More Single Women Are Having Babies

WEDNESDAY May 13, 2009 -- The number of unmarried women having children has risen sharply in the United States and several other countries, according to U.S. health officials.

In the United States, 40 percent of births are now to unwed mothers, and most of these are to women in their 20s, not teenagers, according to a report, Changing Patterns of Nonmarital Childbearing in the United States, released Wednesday by the U.S. Centers for Disease Control and Prevention.

"After having relative stability in births to unmarried women from the mid 1990s to 2002, we've seen really big increases between 2002 and 2007," said Stephanie J. Ventura, director of the Reproductive Statistics Branch at the CDC's National Center for Health Statistics and author of the report.

In the United States, out-of-wedlock births increased by 26 percent between 2002 and 2007, according to the report. In 1980, the rate of out-of-wedlock births was 18 percent.

Though the reasons for the increase are not clear, Ventura said, one factor might be that having a child when you're not married is no longer stigmatized.

"The whole thing about social disapproval pretty much evaporated in the last 10 or 15 years, and it's even more so now," Ventura said.

Also, the numbers of women having out-of-wedlock births in the United States is so large and widespread in all population groups that it cannot be accounted for by socioeconomic factors, Ventura said.

The trends, though, are concerning, she said.

"Births to unmarried women are at higher risk for poorer birth outcome," Ventura said. "They are more likely to be low birth weight, be preterm and die in infancy. Other research has shown that children are better off being raised in two-parent families."

In addition, because most of these births are unplanned, she said, there could be substantial public health concerns.

Bill Albert, a spokesman for the National Campaign to Prevent Teen and Unplanned Pregnancy, said he thinks that many Americans don't take having children seriously.

"This puts the nail in the coffin of this misperception most Americans have that nonmarital childbearing is something that is primarily a teen activity," Albert said.

Also, the report confirms that the United States is not alone in the high rate of out-of-wedlock births, he said, adding that "this is not a social and cultural revolution that is unique to the United States."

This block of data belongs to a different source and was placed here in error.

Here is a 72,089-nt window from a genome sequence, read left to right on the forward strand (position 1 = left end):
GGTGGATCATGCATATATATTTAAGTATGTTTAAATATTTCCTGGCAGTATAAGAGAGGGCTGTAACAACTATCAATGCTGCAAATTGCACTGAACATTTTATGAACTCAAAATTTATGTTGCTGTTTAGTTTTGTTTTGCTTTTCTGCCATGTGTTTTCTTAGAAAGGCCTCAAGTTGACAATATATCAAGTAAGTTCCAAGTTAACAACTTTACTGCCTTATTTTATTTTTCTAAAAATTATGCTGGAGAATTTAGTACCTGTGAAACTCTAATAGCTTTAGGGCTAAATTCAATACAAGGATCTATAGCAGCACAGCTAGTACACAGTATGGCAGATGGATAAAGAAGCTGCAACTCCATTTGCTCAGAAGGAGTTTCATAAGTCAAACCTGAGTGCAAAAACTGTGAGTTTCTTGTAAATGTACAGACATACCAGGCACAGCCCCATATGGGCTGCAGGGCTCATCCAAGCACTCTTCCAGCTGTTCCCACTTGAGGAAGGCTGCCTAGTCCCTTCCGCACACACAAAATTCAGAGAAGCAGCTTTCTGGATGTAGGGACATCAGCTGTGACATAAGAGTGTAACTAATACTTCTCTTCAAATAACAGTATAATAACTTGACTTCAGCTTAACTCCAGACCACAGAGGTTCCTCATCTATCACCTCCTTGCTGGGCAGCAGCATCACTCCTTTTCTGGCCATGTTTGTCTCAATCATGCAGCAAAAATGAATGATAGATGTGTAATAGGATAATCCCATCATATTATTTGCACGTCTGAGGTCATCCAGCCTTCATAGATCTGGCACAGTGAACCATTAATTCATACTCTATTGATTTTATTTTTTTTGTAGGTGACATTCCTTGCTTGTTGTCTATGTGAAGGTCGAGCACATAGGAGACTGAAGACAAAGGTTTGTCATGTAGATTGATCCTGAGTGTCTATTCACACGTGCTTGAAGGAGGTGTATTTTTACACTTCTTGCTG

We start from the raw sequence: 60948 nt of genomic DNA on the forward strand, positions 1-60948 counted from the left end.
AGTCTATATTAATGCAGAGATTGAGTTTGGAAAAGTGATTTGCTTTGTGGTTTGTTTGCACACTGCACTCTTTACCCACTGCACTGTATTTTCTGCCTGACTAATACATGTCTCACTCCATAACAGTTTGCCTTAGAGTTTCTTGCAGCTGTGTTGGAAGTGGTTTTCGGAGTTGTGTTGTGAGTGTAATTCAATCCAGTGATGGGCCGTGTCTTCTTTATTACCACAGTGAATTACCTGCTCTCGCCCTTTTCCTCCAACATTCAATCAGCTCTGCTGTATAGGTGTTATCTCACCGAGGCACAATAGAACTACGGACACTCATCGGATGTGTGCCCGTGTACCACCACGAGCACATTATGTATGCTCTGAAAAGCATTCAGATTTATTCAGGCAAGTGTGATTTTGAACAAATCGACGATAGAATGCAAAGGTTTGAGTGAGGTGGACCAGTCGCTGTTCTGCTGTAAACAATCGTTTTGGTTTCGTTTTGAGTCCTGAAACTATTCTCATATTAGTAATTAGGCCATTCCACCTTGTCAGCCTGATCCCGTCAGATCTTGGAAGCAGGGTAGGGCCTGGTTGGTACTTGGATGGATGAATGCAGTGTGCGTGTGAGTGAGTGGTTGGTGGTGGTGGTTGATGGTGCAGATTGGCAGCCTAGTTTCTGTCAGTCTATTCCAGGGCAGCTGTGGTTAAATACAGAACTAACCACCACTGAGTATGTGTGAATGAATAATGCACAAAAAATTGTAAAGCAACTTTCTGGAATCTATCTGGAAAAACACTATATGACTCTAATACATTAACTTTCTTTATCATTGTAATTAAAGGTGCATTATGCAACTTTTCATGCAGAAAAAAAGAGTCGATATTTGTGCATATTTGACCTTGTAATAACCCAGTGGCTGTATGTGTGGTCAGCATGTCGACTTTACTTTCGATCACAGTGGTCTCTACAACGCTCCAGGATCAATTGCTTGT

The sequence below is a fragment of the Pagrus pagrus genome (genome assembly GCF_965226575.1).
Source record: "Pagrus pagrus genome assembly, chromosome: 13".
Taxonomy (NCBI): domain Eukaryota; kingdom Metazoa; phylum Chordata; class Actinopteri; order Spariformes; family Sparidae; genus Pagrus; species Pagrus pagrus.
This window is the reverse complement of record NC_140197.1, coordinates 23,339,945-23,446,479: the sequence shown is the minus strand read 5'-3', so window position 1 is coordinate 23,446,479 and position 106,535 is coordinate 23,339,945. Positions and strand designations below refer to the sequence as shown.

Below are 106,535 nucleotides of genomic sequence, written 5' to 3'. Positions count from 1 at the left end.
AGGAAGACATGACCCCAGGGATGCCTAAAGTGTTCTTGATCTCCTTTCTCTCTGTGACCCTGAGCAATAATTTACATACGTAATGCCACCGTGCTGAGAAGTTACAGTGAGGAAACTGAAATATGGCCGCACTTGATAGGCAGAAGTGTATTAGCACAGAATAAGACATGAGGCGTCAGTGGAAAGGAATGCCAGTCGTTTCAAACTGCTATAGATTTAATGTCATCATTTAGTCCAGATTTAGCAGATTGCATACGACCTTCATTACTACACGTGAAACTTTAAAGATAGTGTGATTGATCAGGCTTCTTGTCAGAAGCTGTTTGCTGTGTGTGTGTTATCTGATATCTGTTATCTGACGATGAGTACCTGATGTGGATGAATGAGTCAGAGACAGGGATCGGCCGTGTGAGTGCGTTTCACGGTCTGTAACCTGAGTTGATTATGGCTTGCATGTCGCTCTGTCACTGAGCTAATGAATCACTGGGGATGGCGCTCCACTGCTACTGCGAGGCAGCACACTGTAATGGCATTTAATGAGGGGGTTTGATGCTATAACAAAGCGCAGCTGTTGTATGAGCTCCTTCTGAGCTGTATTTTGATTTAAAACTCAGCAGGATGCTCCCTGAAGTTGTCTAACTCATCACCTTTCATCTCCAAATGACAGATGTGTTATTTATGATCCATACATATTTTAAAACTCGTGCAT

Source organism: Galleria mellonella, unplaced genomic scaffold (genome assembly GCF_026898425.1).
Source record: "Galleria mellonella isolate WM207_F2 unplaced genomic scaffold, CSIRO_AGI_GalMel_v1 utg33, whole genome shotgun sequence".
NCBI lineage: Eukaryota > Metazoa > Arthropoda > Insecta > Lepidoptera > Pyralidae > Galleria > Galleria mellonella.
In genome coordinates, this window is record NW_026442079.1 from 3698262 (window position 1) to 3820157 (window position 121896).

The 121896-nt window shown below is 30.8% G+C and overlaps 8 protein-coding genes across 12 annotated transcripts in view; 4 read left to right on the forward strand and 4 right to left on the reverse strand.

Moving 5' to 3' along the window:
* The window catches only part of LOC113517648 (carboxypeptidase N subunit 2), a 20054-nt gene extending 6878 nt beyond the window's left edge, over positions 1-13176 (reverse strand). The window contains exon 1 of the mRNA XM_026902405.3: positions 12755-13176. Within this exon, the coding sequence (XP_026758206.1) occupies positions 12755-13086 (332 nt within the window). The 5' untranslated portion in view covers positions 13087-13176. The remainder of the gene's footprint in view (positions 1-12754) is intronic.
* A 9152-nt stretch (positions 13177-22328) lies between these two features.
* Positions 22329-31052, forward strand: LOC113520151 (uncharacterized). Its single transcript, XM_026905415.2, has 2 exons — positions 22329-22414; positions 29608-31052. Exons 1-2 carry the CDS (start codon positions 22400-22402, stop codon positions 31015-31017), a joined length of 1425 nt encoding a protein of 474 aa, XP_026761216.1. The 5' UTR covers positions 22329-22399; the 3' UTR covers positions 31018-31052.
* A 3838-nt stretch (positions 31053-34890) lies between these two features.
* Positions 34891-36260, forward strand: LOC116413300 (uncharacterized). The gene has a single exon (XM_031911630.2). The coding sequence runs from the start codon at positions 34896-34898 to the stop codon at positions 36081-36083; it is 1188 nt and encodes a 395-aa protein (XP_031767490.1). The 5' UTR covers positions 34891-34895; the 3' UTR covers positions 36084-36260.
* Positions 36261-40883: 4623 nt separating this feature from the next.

The real issue, Albert said, is the welfare of these children. "We now have about two decades of good social science research that comes to the conclusion that, as a general matter, children do better in low-conflict, loving, two-parent families," he said.

There needs to be more education about the responsibility that goes along with having children, as well as education about contraception, he said.

"Young people need to understand that having children and raising children is a rewarding but extremely challenging task," Albert said. "It is not something that should be undertaken lightly. As a general matter, everyone needs to take the important issue of sex, contraception, pregnancy and childbearing seriously."

For comparison, Ventura looked at out-of-wedlock births in other industrialized countries between 1980 and 2007 and found a dramatic increase there as well.

The largest increases were seen in the Netherlands, where out-of-wedlock births rose from 4 to 40 percent. In Spain, out-of-wedlock births increased from 4 percent to 28 percent, in Ireland the numbers went from 5 to 33 percent and in Italy they rose from 4 to 21 percent.

Other findings in the report include:

  • Countries with a higher percentage of births to unwed mothers than recorded in the United States include Iceland (66 percent), Sweden (55 percent), Norway (54 percent), France (50 percent), Denmark (46 percent) and the U.K. (44 percent).
  • Countries with lower rates of out-of-wedlock births than the United States include Ireland (33 percent), Germany (30 percent), Canada (30 percent), Spain (28 percent), Italy (21 percent) and Japan (2 percent).
  • In the United States, out-of-wedlock births are highest among women in their early 20s and lowest among girls younger than 18 and women older than 35.
  • The majority of births to teens are to unmarried teens. For those aged 15 to 17, 93 percent of births are out-of-wedlock, as are 84 percent of births to teens 18 to 19 years old.
  • Among women in their 20s, 45 percent of births are to those who are not married. In 2007, among women 20 to 24 years old, 60 percent of births were out-of-wedlock, up from 52 percent in 2002. Almost 33 percent of births to women 25 to 29 years old were out-of-wedlock in 2007, up from 25 percent in 2002.
  • Hispanic women have the highest out-of-wedlock birth rate (106 births per 1,000). The rate for black women is 72 per 1,000 births; for white women, it's 32 per 1,000.

Laura Lindberg, a senior research associate at the Guttmacher Institute in New York City, sees the findings as a reflection of social change in the United States.

"As fewer people are married during their 20s, they have more opportunity to have a nonmarital birth," Lindberg said.

"These changes are happening throughout the industrialized world, and nonmarital childbearing has become much less stigmatized," she said. "What we have is a changing definition of family."

More information

The U.S. Centers for Disease Control and Prevention has more on unmarried childbirth.

Posted: May 2009


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